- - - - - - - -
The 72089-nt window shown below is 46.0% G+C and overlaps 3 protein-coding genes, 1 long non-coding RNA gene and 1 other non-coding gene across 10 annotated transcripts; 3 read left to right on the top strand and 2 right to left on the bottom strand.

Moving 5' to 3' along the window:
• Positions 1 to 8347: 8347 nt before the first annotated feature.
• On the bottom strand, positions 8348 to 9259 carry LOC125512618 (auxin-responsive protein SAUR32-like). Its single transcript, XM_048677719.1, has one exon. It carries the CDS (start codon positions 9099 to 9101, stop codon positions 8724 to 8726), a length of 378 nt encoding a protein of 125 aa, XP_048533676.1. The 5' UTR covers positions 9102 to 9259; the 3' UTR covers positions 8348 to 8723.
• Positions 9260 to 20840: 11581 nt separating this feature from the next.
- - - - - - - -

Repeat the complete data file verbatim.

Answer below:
The 72089-nt window shown below is 46.0% G+C and overlaps 3 protein-coding genes, 1 long non-coding RNA gene and 1 other non-coding gene across 10 annotated transcripts; 3 read left to right on the top strand and 2 right to left on the bottom strand.

Moving 5' to 3' along the window:
• Positions 1 to 8347: 8347 nt before the first annotated feature.
• On the bottom strand, positions 8348 to 9259 carry LOC125512618 (auxin-responsive protein SAUR32-like). Its single transcript, XM_048677719.1, has one exon. It carries the CDS (start codon positions 9099 to 9101, stop codon positions 8724 to 8726), a length of 378 nt encoding a protein of 125 aa, XP_048533676.1. The 5' UTR covers positions 9102 to 9259; the 3' UTR covers positions 8348 to 8723.
• Positions 9260 to 20840: 11581 nt separating this feature from the next.